That is, two electrons per atomic orbital, each with a different spin.

As shown at Schrödinger equation solution for the helium atom, they do repel each other, and that affects their measurable energy.

However, this energy is still lower than going up to the next orbital. TODO numbers.

This changes however at higher orbitals, notably as approximately described by the aufbau principle.

Boring rule that says that less energetic atomic orbitals are filled first.

Much more interesting is actually determining that order, which the Madelung energy ordering rule is a reasonable approximation to.

We will sometimes just write them without superscript, as it saves typing and is useless.

The principal quantum number thing fully determining energy is only true for the hydrogen emission spectrum for which we can solve the Schrödinger equation explicitly.

For other atoms with more than one electron, the orbital names are just a very good approximation/perturbation, as we don't have an explicit solution. And the internal electrons do change energy levels.

Note however that due to the more complex effect of the Lamb shift from QED, there is actually a very small 2p/2s shift even in hydrogen.

Looking at the energy level of the Schrödinger equation solution for the hydrogen atom, you would guess that for multi-electron atoms that only the principal quantum number would matter, azimuthal quantum number getting filled randomly.

However, orbitals energies for large atoms don't increase in energy like those of hydrogen due to electron-electron interactions.

In particular, the following would not be naively expected:

- 2s fills up before 2p. From the hydrogen solution, you might guess that they would randomly go into either one as they'd have the same energy
- $4s_{1}$ in potassium fills up before 3d, even though it has a higher principal quantum number!

This rule is only an approximation, there exist exceptions to the Madelung energy ordering rule.

This notation is so confusing! People often don't manage to explain the intuition behind it, why this is an useful notation. When you see Indian university entry exam level memorization classes about this, it makes you want to cry.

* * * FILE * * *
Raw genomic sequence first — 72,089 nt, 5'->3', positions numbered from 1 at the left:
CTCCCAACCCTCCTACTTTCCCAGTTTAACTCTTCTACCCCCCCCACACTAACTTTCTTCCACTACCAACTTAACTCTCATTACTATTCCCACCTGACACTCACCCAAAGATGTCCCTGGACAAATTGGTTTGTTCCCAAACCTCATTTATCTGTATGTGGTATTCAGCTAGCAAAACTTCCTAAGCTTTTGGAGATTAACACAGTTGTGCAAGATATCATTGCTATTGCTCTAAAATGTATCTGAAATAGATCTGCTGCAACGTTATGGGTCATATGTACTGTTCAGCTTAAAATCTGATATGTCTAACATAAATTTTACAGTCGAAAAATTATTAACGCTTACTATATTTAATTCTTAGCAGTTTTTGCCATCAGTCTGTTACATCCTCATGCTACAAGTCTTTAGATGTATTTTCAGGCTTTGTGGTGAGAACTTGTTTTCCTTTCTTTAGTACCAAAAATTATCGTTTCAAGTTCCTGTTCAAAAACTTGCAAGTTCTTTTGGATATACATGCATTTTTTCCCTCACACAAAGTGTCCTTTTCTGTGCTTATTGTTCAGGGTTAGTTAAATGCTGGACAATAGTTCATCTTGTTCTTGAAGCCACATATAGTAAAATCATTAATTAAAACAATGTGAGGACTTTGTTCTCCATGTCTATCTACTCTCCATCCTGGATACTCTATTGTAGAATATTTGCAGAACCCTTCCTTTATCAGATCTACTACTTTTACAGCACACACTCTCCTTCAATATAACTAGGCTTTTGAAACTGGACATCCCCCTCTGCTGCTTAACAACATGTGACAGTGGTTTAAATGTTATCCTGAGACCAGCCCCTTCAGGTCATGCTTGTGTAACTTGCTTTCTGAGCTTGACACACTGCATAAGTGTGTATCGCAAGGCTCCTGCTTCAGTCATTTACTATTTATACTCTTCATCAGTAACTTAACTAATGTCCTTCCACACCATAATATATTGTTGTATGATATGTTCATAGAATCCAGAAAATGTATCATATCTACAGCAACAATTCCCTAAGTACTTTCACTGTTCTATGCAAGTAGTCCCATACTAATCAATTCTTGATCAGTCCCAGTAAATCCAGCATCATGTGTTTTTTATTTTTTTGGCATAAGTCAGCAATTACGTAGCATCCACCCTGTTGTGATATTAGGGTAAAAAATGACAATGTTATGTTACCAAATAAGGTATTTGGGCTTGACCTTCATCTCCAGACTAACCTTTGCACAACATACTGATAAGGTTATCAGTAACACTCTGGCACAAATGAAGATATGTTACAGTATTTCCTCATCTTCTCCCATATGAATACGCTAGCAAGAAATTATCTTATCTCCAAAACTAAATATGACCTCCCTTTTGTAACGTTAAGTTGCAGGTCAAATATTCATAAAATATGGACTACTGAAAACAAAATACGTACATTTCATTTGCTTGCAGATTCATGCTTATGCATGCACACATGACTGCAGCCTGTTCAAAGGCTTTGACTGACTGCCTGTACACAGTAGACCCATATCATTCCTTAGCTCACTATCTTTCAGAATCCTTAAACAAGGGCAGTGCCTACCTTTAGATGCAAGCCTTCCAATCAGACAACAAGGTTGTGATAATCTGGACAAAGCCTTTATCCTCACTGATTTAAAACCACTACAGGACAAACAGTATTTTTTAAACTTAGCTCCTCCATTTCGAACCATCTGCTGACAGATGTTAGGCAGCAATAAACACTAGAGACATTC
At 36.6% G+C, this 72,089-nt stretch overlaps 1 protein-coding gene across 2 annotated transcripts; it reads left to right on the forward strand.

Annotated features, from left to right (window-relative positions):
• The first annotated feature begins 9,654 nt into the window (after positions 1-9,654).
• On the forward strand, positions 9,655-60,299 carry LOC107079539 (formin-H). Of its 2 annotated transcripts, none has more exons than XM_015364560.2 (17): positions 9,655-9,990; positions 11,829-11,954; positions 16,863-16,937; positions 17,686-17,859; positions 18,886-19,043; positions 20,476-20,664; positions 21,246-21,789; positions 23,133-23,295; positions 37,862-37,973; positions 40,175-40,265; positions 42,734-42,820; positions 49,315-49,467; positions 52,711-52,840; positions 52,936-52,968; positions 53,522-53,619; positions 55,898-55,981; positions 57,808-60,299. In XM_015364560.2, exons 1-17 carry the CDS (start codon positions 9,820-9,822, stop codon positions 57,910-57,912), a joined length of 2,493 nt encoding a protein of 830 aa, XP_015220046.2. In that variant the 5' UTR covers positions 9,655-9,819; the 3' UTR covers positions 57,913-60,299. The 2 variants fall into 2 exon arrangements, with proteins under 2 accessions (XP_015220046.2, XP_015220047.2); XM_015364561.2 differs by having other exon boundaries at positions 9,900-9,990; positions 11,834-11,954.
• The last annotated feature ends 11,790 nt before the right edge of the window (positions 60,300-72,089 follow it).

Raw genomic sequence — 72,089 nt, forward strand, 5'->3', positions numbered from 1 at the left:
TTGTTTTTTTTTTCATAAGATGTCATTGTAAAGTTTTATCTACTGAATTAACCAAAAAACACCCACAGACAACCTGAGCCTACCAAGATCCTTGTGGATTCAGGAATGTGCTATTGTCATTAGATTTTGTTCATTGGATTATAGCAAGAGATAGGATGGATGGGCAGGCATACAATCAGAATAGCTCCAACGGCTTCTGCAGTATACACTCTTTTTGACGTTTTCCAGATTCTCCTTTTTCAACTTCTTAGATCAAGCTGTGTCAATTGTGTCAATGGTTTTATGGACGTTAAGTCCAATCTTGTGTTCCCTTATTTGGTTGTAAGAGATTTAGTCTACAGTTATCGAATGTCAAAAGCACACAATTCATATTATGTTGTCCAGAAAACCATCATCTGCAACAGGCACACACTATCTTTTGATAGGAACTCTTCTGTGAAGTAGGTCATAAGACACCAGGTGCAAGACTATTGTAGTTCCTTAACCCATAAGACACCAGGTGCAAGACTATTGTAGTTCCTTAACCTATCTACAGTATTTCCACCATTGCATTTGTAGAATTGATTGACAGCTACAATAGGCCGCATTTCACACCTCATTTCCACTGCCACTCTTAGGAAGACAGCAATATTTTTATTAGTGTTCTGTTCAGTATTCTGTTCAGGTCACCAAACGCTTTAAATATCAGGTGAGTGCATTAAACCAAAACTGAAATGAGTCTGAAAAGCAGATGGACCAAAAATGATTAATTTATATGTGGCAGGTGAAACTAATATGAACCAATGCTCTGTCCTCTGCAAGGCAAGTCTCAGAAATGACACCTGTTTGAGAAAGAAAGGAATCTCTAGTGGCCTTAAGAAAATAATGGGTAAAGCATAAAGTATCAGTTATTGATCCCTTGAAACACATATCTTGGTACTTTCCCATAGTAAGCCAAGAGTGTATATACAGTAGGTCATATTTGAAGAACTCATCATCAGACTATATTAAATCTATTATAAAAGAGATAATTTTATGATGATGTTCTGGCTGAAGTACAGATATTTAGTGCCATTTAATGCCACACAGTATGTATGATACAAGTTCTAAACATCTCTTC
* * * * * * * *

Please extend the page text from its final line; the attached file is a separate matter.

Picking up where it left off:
The key reason why term symbols matter are Hund's rules, which allow us to predict with some accuracy which electron configurations of those states has more energy than the other.

web.chem.ucsb.edu/~devries/chem218/Term%20symbols.pdf puts it well: electron configuration notation is not specific enough, as each such notation e.g. 1s2 2s2 2p2 contains several options of spins and z angular momentum. And those affect energy.

This is why those symbols are often used when talking about energy differences: they specify more precisely which levels you are talking about.

Basically, each term symbol appears to represent a group of possible electron configurations with a given quantum angular momentum.

We first fix the energy level by saying at which orbital each electron can be (hyperfine structure is ignored). It doesn't even have to be the ground state: we can make some electrons excited at will.

The best thing to learn this is likely to draw out all the possible configurations explicitly, and then understand what is the term symbol for each possible configuration, see e.g. term symbols for carbon ground state.

It also confusing how uppercase letters S, P and D are used, when they do not refer to orbitals s, p and d, but rather to states which have the same angular momentum as individual electrons in those states.

It is also very confusing how extremelly close it looks to spectroscopic notation!

The form of the term symbol is:

$_{2S+1}L_{J}$

The $2S+1$ can be understood directly as the degeneracy, how many configurations we have in that state.

Bibliography:

- chem.libretexts.org/Bookshelves/Physical_and_Theoretical_Chemistry_Textbook_Maps/Supplemental_Modules_(Physical_and_Theoretical_Chemistry)/Spectroscopy/Electronic_Spectroscopy/Spin-orbit_Coupling/Atomic_Term_Symbols
- chem.libretexts.org/Courses/Pacific_Union_College/Quantum_Chemistry/08%3A_Multielectron_Atoms/8.08%3A_Term_Symbols_Gives_a_Detailed_Description_of_an_Electron_Configuration The PDF origin: web.chem.ucsb.edu/~devries/chem218/Term%20symbols.pdf
- chem.libretexts.org/Bookshelves/Inorganic_Chemistry/Inorganic_Coordination_Chemistry_(Landskron)/08%3A_Coordination_Chemistry_III_-_Electronic_Spectra/8.01%3A_Quantum_Numbers_of_Multielectron_Atoms
- physics.stackexchange.com/questions/8567/how-do-electron-configuration-microstates-map-to-term-symbols How do electron configuration microstates map to term symbols?

Allow us to determine with good approximation in a multi-electron atom which electron configuration have more energy. It is a bit like the Aufbau principle, but at a finer resolution.

Note that this is not trivial since there is no explicit solution to the Schrödinger equation for multi-electron atoms like there is for hydrogen.

For example, consider carbon which has electron configuration 1s2 2s2 2p2.

If we were to populate the 3 p-orbitals with two electrons with spins either up or down, which has more energy? E.g. of the following two:

```
m_L -1 0 1
u_ u_ __
u_ __ u_
__ ud __
```

Higher spin multiplicity means lower energy. I.e.: you want to keep all spins pointin in the same direction.

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